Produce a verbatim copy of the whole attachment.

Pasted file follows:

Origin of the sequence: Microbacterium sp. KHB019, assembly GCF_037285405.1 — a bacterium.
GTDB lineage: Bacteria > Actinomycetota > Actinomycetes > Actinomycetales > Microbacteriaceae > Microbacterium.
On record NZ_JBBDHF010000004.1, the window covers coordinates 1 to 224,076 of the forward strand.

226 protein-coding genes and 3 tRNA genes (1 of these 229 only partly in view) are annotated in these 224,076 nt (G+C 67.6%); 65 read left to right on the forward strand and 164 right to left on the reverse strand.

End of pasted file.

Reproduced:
Origin of the sequence: Microbacterium sp. KHB019, assembly GCF_037285405.1 — a bacterium.
GTDB lineage: Bacteria > Actinomycetota > Actinomycetes > Actinomycetales > Microbacteriaceae > Microbacterium.
On record NZ_JBBDHF010000004.1, the window covers coordinates 1 to 224,076 of the forward strand.

226 protein-coding genes and 3 tRNA genes (1 of these 229 only partly in view) are annotated in these 224,076 nt (G+C 67.6%); 65 read left to right on the forward strand and 164 right to left on the reverse strand.